Beatrix Potter's Gardening Life: The Plants and Places That Inspired the Classic Children's Tales by Marta McDowell
My rating: 5 of 5 stars
Ahh! To live vicariously through English gardening books! I devoured this: the photos and illustrations were good enough to eat. I will plan to read this book again and again.
Part One "Beatrix Potter, Her Life as a Gardener" provides a biography and numerous photos and sketches of the gardens the author knew and loved. Amazingly, even in London, she had access to living growing things. The story of her development as an artist is inspiring. She recognized at an early age that she was not cut out to be an ornament in the London social scene, to her parents' disappointment.
She was clumsy in company, once moaning, "I feel like a cow in a drawing room." While other girls her age, including her cousins, were charming in society, Beatrix was awkward...Her health problems were capped by a serious case of rheumatic fever. Her mother was difficult, her father distracted. She was, in short, discontented. She fought back with her paintbrush and her pen. "I cannot rest, I must draw, however poor the result..."
The result many years later was "The Tale of Peter Rabbit," a surprise success that had Beatrix from then on publishing one or two books with Warne publishers. She developed a friendship with the youngest member of the publishing team, Norman Warne. Their relationship developed into love. Beatrix believed she had her happy ending:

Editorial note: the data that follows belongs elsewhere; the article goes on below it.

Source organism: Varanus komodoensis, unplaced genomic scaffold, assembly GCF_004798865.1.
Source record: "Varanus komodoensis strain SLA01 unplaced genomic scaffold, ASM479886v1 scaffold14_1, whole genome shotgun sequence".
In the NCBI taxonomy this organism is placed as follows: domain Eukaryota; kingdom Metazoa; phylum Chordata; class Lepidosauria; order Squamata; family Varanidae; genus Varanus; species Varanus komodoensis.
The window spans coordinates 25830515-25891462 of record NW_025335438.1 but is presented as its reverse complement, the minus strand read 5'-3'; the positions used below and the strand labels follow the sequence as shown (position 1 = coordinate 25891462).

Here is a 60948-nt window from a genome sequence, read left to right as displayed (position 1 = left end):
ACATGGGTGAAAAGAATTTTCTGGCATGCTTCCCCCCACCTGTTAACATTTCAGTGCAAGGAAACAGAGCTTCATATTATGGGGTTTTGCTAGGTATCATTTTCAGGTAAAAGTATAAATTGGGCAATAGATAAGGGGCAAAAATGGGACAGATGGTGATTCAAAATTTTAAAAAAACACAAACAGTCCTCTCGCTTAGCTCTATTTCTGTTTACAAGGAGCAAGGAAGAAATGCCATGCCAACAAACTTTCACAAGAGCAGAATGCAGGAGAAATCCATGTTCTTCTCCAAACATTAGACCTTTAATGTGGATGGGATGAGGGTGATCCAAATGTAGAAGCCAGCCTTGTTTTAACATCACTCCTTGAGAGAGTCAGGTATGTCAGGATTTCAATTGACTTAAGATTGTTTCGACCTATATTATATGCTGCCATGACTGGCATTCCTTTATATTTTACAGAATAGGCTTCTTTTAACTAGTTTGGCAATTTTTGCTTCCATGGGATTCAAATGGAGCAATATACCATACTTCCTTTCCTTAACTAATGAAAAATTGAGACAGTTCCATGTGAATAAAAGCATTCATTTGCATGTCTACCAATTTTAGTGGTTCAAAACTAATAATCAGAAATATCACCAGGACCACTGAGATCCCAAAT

Beatrix compared herself to Anne Elliot in Jane Austen's "Persuasion" when, on July 25, 1905, she received a letter from Norman asking for her hand. Her position changed from spinster daughter one day, to cherished fiancee the next. Alas, her parents objected. Norman was not in the right set. He was, after all, in the trades, and the Potters were in a generation removed from the sullying influence of cotton manufacturing. To keep the peace, Beatrix and Norman agreed to a quiet engagement.
Norman died very suddenly one month after they were engaged. In spite of, or because of her grief, Beatrix threw herself into improving her garden at Hill Top Farm and continued writing and illustrating books. At the age of 47, she married a local solicitor named William Heelis. They spent the rest of their lives together in the countryside they both loved. During this time, Beatrix was an influential advocate of the National Trust in conserving the Lake District.
This was, in a sense, landscaping on a regional scale. "I'm sure I am doing good in trying to save anything I can of our Lake country from being vulgarized," she wrote, "For, as true education advances, the beauty of unspoilt nature will be appreciated; and it would be a pity of the appreciation came too late."
Part Two "The Year in Beatrix Potter's Gardens" chronicles her gardens through the four seasons. Reading this book in late-December, this passage reassured me:
Winter wipes the gardener's slate clean. In Beatrix Potter's sometimes-messy garden everything herbaceous dies back, including the weeds. The beds that do not get dug will still be there next year."
Part Three "Visiting Beatrix Potter's Gardens" warns that "you won't come upon Beatrix Potter's gardens by accident. You will have to seek them out." It then charts a tour around England, Wales and Scotland that I hope to experience someday. Until then, I'll re-read this wonderful book and pull weeds in my oftentimes-messy garden.
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